And, not only did they find a way, but they found a way that has really started to propel the franchise industry.
In the U.S. there are roughly 543,000 new small businesses started each month. Yet, we also lose just as many if not more during the same time frame. Thus, overall small business growth in the U.S., since the financial meltdown in 2008, has either remained flat or declined in some industries.
However, overall franchise growth in this country is averaging around 1.5% to 2.0% per year over that same time period. Why, because these businesses have found a way to finance their startup and growth. And, so can you.
The fastest growing way (with no slow down in sight) to finance a franchise today is by using one’s own retirement funds. And, while there are no true figures on the number of businesses that are using their retirement funds to start a business, it is widely believed that this technique of business financing is the number one method used by franchises today.
Fact. If you take money out of your retirement accounts (401(k), IRA, etc.) before you are eligible, you will face a 10% penalty on top of the taxes owed on that money – which makes taking those funds out a huge mistake. But,
Fact. Instead of taking that money out of your retirement accounts, you can just direct those accounts to invest in your business – under a program called Rollovers as Business Startups (ROBS). Here, you simply set up a new corporation for your franchise (or use your current corporation if you already have one) and direct your retirement accounts to invest in that corporation. Thus, instead of buying into public companies like IBM, Microsoft or Apple, you simply use your money to buy into your own business or franchise.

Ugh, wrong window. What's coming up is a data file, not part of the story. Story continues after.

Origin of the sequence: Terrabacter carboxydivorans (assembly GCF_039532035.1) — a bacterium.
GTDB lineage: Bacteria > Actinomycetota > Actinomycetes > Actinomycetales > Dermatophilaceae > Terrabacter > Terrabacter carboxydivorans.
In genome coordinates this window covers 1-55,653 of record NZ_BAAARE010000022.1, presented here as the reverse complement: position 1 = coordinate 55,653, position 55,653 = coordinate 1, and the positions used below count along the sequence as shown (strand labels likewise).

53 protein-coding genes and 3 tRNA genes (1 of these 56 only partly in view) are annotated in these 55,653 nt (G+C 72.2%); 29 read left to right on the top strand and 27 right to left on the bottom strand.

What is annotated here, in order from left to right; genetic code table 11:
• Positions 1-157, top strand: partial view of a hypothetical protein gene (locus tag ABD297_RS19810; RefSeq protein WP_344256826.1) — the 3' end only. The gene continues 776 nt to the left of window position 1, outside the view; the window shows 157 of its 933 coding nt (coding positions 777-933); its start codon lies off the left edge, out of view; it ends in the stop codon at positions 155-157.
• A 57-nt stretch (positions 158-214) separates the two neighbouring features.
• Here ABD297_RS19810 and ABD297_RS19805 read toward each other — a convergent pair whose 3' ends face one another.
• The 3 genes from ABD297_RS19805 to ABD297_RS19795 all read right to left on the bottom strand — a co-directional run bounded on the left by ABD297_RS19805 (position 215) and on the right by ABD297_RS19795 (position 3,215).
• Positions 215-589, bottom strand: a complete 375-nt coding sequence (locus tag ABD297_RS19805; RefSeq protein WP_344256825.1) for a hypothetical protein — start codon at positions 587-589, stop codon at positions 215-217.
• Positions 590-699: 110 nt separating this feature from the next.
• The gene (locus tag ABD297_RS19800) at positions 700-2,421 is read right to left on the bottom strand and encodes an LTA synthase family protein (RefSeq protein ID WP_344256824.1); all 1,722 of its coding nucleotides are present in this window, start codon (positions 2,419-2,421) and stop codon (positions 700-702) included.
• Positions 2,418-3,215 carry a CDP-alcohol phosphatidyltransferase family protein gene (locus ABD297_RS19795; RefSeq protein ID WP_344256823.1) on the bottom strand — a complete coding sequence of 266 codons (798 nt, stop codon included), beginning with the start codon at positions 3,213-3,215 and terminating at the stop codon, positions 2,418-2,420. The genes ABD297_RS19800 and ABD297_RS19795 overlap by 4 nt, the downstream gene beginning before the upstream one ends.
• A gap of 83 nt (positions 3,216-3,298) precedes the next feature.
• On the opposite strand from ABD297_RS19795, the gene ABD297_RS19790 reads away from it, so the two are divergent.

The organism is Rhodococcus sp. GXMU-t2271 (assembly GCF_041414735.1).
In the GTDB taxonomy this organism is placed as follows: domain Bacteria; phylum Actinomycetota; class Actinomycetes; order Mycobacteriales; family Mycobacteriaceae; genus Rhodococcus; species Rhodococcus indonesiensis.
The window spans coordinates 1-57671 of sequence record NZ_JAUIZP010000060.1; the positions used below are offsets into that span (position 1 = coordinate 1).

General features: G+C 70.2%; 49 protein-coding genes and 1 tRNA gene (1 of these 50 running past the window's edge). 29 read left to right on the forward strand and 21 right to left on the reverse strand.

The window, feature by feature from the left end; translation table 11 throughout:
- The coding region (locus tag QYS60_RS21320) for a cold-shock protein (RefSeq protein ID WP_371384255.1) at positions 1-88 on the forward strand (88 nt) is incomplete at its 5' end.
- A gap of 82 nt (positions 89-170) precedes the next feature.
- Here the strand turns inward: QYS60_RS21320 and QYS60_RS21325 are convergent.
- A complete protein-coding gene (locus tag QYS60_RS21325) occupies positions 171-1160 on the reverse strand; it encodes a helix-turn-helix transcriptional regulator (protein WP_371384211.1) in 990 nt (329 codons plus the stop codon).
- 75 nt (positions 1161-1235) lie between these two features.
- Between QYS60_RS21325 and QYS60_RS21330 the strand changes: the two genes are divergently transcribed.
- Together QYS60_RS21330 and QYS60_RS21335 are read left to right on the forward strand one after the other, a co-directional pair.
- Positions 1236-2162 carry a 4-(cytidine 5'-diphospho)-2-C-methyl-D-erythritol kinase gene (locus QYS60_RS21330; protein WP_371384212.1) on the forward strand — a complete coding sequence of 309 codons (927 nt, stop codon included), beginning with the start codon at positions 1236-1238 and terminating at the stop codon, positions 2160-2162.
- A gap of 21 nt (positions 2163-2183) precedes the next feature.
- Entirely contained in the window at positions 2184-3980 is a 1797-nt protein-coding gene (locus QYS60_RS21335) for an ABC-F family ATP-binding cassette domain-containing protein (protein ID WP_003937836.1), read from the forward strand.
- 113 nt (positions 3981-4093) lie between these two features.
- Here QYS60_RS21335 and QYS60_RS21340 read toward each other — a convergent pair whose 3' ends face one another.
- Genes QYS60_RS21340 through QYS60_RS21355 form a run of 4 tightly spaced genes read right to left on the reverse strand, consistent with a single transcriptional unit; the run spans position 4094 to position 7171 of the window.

Fact. In order to qualify, you only have to convince yourself that this is the proper move. You don’t need approval from a bank, you don’t have to fill out an application and submit all kinds of personal financial information and you don’t have to kiss up to a lender that in all likelihood will say no anyway. You just have to convince yourself.
Using retirement funds works to solve the major issue in franchise financing by by-passing banks altogether.
Investing your retirement funds in your own business is not a loan. Thus, you don’t need a strong credit score (or any credit score for that matter), you don’t have to prove cash flow and you don’t have to provide collateral – personal or otherwise.
From the Wall Street Journal;
“Some would-be franchisees are foregoing loans and tapping their 401(k) retirement funds for financing. It works this way: The franchisee sets up a C corporation that will own and operate his or her business. He or she then rolls over money from a 401(k) into that corporation’s profit-sharing plan. The individual then directs that those funds be invested into the franchised business.”
The bottom line is this: You invest in your retirement plans so that you can build a solid financial future for yourself and your family. But, investing in your own franchise is no different expect the fact that running your own business puts everything in your own hands (in your own control).
And, when your business does grow you can always replace those retirement funds if you so choose or you can just simply keep growing your franchise in lieu of all those 401(k), IRA or other retirement plans that are out there.
Hidden Ways Franchisors Can Manipulate Item 19
60% of franchisors provide a financial performance representation (“FPR”) under Item 19 in their Franchise Disclosure Document.
Franchisors Prepare to Answer These Questions the Right Way
As part of a franchise candidate’s due diligence process, it should be expected that certain questions will be directed to franchisor staff.
An Office Flood Taught Us How to Manage Remote Employees
It was quickly apparent that some employees struggled working from home. They had never experienced the challenges associated with time management.
The Top 10 Franchise Grade Facts & Figures From 2017
Detailed studies on emerging franchise success rates, errors in Item 20 disclosure and sector performance, Franchise Grade’s reports help you.
The Meaning of Changing Franchise Investments
There have been various changes in average franchise investments during this time, some changes were more dramatic than others.